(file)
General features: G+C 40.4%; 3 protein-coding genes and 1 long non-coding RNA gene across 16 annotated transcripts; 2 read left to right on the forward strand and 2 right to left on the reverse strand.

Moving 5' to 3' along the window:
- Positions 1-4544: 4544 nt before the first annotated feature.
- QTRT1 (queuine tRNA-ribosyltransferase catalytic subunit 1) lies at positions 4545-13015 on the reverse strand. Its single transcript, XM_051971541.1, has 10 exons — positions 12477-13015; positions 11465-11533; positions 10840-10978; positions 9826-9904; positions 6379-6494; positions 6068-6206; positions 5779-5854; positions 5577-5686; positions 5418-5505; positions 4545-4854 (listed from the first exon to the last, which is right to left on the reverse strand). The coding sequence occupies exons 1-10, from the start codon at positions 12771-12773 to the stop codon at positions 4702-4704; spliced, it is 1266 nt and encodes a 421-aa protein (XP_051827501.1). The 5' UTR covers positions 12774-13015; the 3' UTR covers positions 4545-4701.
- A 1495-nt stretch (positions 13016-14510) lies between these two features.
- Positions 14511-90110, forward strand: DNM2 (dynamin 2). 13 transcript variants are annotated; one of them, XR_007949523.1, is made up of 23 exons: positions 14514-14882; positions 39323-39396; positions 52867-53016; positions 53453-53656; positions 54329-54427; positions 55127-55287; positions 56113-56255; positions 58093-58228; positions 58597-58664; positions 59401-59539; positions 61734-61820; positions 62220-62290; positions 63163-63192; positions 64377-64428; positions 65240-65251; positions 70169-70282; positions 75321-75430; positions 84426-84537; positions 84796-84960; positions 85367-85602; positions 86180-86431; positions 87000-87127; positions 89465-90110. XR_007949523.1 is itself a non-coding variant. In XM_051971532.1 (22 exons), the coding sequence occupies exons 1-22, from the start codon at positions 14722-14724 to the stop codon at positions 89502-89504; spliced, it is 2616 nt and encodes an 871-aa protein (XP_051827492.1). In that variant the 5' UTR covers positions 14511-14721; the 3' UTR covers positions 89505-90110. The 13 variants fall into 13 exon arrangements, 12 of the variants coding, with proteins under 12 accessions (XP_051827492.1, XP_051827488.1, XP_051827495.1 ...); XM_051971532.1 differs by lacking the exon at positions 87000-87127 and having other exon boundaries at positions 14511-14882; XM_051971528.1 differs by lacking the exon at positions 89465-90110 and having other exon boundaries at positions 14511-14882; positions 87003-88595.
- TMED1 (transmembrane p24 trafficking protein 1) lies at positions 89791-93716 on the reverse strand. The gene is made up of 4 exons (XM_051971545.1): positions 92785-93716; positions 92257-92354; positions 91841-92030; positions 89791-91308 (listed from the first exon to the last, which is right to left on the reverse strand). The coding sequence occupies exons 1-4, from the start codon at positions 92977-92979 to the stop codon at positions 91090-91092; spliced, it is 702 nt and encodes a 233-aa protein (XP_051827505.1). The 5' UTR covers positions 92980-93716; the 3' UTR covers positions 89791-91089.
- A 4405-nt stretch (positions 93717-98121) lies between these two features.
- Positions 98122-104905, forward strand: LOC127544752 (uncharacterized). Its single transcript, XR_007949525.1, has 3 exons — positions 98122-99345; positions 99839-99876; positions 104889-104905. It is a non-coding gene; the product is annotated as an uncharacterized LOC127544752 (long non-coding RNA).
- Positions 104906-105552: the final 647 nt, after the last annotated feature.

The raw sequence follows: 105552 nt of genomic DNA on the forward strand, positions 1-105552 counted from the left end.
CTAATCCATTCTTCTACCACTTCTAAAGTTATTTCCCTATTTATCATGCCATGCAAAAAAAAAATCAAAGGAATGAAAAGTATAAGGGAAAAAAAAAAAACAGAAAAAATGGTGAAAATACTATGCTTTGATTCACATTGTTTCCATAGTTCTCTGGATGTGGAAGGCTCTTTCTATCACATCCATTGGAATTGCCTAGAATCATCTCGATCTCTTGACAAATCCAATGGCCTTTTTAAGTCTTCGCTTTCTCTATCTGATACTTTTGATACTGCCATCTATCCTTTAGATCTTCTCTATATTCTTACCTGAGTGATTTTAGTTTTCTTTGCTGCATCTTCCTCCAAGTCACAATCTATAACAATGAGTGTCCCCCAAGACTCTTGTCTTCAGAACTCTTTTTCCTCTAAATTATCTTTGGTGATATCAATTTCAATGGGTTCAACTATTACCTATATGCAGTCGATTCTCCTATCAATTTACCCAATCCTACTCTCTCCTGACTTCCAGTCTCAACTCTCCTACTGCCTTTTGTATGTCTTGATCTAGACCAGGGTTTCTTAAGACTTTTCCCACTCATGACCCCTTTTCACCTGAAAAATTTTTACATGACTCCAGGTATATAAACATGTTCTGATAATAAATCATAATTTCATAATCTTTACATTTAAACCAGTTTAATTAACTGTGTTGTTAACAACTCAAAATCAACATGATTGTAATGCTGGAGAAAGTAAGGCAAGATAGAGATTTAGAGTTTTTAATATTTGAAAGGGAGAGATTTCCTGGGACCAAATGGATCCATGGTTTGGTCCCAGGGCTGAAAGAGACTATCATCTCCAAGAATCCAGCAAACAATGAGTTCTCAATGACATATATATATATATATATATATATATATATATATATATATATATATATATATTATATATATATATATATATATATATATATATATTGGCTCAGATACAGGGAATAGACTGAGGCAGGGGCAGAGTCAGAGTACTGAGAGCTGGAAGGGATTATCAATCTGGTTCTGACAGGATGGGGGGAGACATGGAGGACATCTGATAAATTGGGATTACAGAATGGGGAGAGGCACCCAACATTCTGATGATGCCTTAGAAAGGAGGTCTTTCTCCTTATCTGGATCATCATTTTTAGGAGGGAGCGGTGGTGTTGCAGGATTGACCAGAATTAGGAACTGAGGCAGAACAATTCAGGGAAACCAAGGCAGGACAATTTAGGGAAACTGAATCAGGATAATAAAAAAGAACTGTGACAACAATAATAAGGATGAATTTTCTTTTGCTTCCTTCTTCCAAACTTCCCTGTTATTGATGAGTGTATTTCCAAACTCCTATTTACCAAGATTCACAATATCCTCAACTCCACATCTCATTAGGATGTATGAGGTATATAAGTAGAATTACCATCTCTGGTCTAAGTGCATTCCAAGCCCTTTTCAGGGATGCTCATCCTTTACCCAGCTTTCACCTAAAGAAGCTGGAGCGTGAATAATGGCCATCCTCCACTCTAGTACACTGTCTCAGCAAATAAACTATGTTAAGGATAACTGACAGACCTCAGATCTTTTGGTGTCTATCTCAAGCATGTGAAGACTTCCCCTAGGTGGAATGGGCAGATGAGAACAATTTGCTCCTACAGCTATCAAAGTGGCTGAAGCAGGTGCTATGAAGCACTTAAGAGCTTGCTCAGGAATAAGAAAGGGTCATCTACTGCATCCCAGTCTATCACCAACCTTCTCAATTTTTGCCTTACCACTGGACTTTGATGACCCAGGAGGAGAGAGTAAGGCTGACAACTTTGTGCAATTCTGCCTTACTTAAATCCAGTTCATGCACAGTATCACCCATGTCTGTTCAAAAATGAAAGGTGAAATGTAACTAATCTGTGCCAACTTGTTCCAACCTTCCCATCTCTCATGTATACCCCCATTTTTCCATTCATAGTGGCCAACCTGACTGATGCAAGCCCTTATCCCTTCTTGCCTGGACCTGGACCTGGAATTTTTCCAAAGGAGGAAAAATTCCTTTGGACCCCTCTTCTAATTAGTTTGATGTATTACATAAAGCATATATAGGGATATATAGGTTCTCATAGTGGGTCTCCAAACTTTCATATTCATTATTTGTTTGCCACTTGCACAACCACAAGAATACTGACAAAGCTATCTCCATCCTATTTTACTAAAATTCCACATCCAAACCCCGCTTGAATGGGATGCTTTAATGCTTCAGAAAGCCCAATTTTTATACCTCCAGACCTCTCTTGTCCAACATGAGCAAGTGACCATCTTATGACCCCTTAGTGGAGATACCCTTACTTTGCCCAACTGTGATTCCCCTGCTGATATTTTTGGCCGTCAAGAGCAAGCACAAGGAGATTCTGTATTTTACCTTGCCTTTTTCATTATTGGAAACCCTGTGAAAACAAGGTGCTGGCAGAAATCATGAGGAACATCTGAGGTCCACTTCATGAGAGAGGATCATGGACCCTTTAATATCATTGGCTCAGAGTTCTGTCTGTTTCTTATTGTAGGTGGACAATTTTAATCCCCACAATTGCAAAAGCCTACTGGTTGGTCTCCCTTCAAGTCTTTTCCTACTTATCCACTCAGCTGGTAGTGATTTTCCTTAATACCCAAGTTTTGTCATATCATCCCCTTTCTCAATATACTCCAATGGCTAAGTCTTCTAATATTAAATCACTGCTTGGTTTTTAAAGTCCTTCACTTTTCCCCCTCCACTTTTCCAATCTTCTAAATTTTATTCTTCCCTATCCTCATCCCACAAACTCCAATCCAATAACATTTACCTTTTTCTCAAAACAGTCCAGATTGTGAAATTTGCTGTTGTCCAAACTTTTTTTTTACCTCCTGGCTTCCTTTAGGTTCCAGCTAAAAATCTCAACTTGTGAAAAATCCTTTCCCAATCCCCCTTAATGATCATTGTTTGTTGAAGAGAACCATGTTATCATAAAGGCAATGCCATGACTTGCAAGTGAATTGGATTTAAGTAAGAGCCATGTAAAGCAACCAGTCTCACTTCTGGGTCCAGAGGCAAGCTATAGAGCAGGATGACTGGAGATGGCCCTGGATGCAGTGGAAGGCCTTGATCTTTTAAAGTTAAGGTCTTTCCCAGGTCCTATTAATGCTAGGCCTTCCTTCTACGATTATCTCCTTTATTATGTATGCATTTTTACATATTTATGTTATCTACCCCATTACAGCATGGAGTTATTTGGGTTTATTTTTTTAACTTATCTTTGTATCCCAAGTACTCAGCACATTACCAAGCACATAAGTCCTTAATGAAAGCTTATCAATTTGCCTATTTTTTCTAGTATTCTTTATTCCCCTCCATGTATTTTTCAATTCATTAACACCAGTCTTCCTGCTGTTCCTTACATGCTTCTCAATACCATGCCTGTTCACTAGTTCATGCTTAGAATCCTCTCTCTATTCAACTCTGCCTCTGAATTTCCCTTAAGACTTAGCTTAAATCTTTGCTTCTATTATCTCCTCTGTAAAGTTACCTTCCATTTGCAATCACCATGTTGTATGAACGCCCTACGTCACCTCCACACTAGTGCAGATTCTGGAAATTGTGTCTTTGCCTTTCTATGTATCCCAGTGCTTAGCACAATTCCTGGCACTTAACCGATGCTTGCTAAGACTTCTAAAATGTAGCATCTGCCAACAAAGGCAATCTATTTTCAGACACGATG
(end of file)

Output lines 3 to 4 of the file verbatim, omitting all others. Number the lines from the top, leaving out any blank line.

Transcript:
- Positions 1-4544: 4544 nt before the first annotated feature.
- QTRT1 (queuine tRNA-ribosyltransferase catalytic subunit 1) lies at positions 4545-13015 on the reverse strand. Its single transcript, XM_051971541.1, has 10 exons — positions 12477-13015; positions 11465-11533; positions 10840-10978; positions 9826-9904; positions 6379-6494; positions 6068-6206; positions 5779-5854; positions 5577-5686; positions 5418-5505; positions 4545-4854 (listed from the first exon to the last, which is right to left on the reverse strand). The coding sequence occupies exons 1-10, from the start codon at positions 12771-12773 to the stop codon at positions 4702-4704; spliced, it is 1266 nt and encodes a 421-aa protein (XP_051827501.1). The 5' UTR covers positions 12774-13015; the 3' UTR covers positions 4545-4701.